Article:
With not too much uproar over the depressing lyrics, the London Tourist Board is using the Clash’s punk classic “London Calling” to lure visitors to the 2012 Olympic games. The title track from the 1979 album was influenced by the Three Mile Island nuclear meltdown earlier that year.
What’s more important when brands and organizations attempt to evoke an emotional response with music, melody or lyrics?
“London Calling” actually seems fitting since the struggles covered in the band’s incredible 20-song narrative are with us today. Except, nuclear meltdowns are big in Japan.
Our text-heavy, PR-messaging-mindset had us initially confused in the same way as when Royal Caribbean thumped cruise vacations with Iggy Pop’s “Lust for Life” (liquor and drugs!), when Subaru hawked station wagons to hockey moms with The Pogues “If I Should Fall from Grace with God,” or when AT&T used Lou Reed’s “Perfect Day” during the last winter Olympics. The latter, for anyone who saw the gut wrenching movie Trainspotting, invokes a pukey, ominous feeling–don’t jump into space snowboard girl, you’re on heroin!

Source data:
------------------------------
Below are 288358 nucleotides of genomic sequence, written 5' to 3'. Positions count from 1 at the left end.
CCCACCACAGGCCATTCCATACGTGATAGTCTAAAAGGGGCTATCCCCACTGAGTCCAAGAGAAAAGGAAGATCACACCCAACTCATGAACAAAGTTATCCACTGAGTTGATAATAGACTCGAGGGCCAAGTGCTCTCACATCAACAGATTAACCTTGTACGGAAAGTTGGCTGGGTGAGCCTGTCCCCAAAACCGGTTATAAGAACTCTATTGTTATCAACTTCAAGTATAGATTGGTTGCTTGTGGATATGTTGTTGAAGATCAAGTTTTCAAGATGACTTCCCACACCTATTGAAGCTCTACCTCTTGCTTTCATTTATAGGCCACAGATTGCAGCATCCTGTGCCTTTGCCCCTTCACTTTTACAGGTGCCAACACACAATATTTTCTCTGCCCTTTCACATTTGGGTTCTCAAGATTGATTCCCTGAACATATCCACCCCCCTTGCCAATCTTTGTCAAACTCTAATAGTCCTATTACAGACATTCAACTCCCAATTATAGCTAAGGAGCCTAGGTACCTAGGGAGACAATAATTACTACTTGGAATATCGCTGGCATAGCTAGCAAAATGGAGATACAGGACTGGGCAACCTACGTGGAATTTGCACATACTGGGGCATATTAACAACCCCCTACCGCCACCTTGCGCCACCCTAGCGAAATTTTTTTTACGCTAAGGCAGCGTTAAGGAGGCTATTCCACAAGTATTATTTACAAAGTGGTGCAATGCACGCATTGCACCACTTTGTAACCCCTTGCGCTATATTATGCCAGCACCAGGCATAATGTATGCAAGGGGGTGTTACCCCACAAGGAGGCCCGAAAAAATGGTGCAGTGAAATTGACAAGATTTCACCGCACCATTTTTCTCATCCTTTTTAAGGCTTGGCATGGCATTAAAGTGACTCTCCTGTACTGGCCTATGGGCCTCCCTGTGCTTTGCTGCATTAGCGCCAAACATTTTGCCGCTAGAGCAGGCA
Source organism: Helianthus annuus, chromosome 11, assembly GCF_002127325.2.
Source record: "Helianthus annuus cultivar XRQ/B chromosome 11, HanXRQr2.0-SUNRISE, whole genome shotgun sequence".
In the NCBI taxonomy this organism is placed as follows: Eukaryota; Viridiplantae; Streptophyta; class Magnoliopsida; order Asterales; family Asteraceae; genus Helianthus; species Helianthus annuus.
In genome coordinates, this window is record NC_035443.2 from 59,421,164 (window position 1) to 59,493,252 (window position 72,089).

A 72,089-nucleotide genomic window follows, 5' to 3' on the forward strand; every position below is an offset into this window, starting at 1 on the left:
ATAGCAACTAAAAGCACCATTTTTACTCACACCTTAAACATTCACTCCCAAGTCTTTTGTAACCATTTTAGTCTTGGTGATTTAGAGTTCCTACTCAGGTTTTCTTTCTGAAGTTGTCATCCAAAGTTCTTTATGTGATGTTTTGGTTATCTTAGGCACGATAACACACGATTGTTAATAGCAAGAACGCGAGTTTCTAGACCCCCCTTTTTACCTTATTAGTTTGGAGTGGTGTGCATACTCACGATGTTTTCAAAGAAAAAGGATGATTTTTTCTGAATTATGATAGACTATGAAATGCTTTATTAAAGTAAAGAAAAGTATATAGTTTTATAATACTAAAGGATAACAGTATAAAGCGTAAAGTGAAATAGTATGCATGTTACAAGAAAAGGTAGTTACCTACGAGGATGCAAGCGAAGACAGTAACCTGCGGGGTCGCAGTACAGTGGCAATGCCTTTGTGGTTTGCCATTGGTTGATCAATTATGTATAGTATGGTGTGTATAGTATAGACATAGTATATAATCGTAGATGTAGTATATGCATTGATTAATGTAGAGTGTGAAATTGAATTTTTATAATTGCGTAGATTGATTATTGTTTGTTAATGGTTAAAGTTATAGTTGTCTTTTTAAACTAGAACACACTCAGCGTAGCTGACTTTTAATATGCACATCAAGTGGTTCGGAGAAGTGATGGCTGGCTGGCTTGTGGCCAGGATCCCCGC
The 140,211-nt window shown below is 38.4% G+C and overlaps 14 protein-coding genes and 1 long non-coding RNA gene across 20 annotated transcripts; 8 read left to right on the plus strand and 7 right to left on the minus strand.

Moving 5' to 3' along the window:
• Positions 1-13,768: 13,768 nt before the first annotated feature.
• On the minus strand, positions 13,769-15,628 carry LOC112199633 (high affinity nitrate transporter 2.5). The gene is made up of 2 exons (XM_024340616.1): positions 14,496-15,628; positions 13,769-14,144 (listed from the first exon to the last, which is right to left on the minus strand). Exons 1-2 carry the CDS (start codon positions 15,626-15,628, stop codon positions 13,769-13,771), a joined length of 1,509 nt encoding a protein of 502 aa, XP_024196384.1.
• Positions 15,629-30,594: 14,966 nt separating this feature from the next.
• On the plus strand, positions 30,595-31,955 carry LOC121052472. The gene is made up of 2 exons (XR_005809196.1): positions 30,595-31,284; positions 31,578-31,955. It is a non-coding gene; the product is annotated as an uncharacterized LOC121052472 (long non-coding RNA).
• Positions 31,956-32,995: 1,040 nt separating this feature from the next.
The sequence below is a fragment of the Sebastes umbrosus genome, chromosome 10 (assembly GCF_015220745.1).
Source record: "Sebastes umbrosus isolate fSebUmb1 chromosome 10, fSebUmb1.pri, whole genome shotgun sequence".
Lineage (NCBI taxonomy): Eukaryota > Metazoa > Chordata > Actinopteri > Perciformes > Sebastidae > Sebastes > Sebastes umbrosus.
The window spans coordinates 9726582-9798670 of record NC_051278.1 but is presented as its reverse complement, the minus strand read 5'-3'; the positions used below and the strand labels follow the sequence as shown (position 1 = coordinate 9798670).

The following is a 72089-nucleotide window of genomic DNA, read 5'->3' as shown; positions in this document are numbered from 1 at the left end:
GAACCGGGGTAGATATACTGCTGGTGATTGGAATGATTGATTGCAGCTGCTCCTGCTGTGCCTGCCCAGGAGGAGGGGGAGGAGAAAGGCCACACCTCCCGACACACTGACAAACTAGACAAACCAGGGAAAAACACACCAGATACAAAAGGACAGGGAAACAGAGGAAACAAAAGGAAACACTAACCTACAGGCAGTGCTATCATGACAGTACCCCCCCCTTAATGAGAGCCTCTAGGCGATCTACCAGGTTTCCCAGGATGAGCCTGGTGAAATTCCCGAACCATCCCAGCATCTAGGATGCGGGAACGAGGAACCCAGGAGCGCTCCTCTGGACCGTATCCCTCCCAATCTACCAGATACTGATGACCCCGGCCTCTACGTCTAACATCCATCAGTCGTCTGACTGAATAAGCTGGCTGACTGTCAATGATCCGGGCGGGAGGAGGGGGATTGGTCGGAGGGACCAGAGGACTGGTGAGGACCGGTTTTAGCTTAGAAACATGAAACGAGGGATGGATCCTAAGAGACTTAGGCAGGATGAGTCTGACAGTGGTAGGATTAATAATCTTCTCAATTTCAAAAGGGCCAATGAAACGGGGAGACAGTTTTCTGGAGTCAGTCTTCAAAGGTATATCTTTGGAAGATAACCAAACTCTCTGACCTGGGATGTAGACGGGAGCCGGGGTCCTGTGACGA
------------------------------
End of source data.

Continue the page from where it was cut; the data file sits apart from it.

(See after the jump for embedded videos of the ads.)
Our unscientific sampling of four marketing campaigns using British classics reveals this: three of four are upbeat. Chucking “Perfect Day” leaves us with three very effective uptempo songs in which to hook people who moshed through the 80s–now a spendy demographic likely to enjoy watching Usain Bolt sprint down the lane, or enjoy snorkeling with their kids off of St. Bart’s. With the Olympics specifically, despite terrorist attacks, tanking economies, food shortages and reactor meltdowns, there is the thread of optimism that says nations can get along and solve problems collectively. So Joe Strummer is the ideal muse and “London Calling” is the right call. For selling durable goods, the melodies imprinted on our aging cortices seem to trump the content itself.
The Pogues and Subaru:
Lou Reed and AT&T:
Iggy Pop and Royal Caribbean:
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